On today’s shoot: you’re filming Charles Colling creating a MLP painting. What’s the deal with that?

The original concept was a graffiti artist painting a mural, but unfortunately we had issues with an artist and a place for the graffiti. We contacted the FSU art department and they referred us to Charles, who, as luck would have it, is also a brony.


My biggest challenge and goal for this film is to make it appealing to bronies and non-bronies alike, to be able to convey my message of self-esteem and pride to everyone.

Matt Scott

So you’re the producer and editor…what tasks and challenges have you got with shooting this documentary?

There haven’t been too many issues with the doc itself, all the interviews were set up by the director with her connections. My biggest contribution was setting up the artist for the documentary. I also made sure things like release forms get filled and I oversee the timing of the production so we don’t go overtime. I’ve also created stuff like call sheets and of course, slate each take for the camera. So yeah, really, I make sure everything gets done.

So do you watch MLP?
I don’t watch the show, really. I’ve seen tidbits on production. I don’t really consider myself a fan but I’ve learned to appreciate the show based on who we’ve talked to and their opinions. While it’s aimed at little girls, it’s sophisticated and I can see the appeal for adults. The animations style is nice and in my opinion, people who bash the show haven’t really seen it themselves, and need to be more open-minded on what they’re putting down, cause they don’t know what they’re missing.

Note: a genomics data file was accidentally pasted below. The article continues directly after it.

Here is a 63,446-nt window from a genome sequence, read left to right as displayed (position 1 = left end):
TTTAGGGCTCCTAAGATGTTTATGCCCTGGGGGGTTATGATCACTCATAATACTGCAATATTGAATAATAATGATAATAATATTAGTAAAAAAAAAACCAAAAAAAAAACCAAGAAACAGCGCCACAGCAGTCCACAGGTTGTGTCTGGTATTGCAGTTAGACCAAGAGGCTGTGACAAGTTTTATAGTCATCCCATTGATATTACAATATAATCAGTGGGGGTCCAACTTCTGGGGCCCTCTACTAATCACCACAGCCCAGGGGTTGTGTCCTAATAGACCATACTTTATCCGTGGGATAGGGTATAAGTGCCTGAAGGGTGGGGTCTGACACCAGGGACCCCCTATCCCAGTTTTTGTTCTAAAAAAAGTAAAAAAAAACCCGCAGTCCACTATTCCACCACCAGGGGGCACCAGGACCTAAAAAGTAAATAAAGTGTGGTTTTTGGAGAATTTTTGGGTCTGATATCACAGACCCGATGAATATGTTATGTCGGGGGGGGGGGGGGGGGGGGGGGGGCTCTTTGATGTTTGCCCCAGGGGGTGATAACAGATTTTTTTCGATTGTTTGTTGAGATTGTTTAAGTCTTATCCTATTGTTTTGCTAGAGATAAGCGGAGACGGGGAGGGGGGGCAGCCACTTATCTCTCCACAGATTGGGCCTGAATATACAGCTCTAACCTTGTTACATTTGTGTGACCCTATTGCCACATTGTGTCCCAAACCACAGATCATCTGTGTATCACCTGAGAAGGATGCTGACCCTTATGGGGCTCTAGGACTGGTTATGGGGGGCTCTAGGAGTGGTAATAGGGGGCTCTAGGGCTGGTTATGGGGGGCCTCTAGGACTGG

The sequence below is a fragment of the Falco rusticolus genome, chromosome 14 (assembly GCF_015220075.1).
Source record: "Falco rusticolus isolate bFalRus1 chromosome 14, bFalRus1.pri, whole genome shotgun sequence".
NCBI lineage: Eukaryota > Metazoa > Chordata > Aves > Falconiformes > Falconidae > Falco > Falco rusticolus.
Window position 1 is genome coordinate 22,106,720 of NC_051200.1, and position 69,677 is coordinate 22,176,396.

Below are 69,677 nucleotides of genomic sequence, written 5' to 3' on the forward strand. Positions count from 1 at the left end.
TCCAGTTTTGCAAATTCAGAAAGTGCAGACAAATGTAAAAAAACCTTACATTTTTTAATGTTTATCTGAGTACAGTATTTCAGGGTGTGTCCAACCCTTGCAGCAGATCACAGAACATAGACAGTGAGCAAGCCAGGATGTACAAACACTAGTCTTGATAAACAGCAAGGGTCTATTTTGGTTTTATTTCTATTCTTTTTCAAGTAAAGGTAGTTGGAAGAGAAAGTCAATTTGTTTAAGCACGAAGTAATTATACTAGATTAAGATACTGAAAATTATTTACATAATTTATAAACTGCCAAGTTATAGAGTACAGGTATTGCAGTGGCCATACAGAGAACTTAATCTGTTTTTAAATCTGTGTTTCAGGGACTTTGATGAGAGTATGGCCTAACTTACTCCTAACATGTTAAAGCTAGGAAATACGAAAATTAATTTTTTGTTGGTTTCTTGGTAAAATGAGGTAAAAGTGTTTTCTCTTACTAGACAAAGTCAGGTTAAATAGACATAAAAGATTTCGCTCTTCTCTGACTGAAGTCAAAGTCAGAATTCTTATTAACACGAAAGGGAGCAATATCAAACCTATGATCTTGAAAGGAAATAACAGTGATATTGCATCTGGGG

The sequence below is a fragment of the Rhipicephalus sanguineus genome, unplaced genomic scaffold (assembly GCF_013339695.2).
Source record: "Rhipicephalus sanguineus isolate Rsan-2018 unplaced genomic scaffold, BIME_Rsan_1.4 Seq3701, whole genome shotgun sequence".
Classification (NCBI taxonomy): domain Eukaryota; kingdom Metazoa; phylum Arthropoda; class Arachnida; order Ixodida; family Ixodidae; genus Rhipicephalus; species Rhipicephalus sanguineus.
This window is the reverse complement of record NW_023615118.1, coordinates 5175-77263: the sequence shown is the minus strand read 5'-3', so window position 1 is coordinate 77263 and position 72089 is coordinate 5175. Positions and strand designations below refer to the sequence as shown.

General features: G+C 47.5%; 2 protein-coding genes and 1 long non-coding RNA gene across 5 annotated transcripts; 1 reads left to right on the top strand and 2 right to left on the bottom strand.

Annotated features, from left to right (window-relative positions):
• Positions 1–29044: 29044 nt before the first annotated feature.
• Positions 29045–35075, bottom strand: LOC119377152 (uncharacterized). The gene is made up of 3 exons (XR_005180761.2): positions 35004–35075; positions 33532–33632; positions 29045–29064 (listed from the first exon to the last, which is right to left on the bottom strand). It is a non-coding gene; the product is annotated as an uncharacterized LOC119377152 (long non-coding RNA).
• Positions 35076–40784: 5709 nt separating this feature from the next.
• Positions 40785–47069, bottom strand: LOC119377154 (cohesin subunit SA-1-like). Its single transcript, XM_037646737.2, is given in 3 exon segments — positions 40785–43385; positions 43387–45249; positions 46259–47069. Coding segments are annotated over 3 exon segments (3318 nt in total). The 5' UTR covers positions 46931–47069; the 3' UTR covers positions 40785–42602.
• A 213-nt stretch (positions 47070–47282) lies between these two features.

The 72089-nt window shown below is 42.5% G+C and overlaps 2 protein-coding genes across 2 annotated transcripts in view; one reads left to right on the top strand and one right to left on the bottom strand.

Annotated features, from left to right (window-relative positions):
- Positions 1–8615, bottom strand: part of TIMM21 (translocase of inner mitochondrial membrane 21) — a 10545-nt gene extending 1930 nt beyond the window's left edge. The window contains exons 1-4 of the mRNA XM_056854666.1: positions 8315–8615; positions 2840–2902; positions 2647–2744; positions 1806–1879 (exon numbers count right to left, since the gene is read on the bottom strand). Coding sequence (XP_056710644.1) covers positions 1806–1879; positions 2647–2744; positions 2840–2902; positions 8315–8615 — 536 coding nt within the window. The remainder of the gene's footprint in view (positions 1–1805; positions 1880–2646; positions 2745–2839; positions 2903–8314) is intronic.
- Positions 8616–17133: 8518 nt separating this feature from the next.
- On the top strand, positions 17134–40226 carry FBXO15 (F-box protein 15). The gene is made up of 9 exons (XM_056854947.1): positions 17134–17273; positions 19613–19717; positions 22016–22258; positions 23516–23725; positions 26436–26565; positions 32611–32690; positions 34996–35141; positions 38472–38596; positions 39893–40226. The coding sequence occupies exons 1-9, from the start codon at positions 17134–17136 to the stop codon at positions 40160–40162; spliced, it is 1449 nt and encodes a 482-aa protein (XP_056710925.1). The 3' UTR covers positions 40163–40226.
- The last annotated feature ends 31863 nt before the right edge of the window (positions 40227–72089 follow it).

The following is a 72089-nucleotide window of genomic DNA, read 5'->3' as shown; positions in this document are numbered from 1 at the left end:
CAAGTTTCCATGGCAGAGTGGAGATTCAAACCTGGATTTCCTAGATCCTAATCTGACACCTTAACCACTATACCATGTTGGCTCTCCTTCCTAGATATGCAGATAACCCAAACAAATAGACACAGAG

What’s the filmmaking process like?

There’s three phases: There’s pre-production, production and post-production. Pre-production’s all about the development of the idea, planning days and making sure the equipment’s booked. When it comes to production, its about getting interview, capturing b-roll, really about the shooting process. So really, going to locations, getting forms done, that sort of stuff. It really takes time to finish this phase because you can never get enough b-roll. Once we feel like we’ve finished and are ready for editing, we move on to postproduction. We use Avid, since the Final Cut X update. It’s the first time it’s been used in Fanshawe, so adapting to it has been kinda difficult, but at the same time it’s a good learning experience since Avid is industry-standard. We have multiple rough cuts and a fine cut. After the fine cut has been finished and presented, with a few tweaks, we have a picture lock, where we don’t touch the cut. After smoothing over everything with audio post and video post, it’s exported, and handed in. We also plan to submit it to the Fanshawe AFM (advanced film making) festival, probably in spring. There will be more information on it soon.


Faultline 49 presents a post-9/11 world not quite as we remember it

Published: Monday, October 22nd, 2012

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Faultline 49

David Danson/Ian Caird

Guy Faux Books

I’m ready to admit it; I’m a huge fan of alternate history, no matter how insane the setting may be. Unfortunately, a lot of them seem to fall into the trappings of the old ‘What if Hitler won?’ premise. While alternate history fiction is by no means dead, they do often tend to pose the same questions.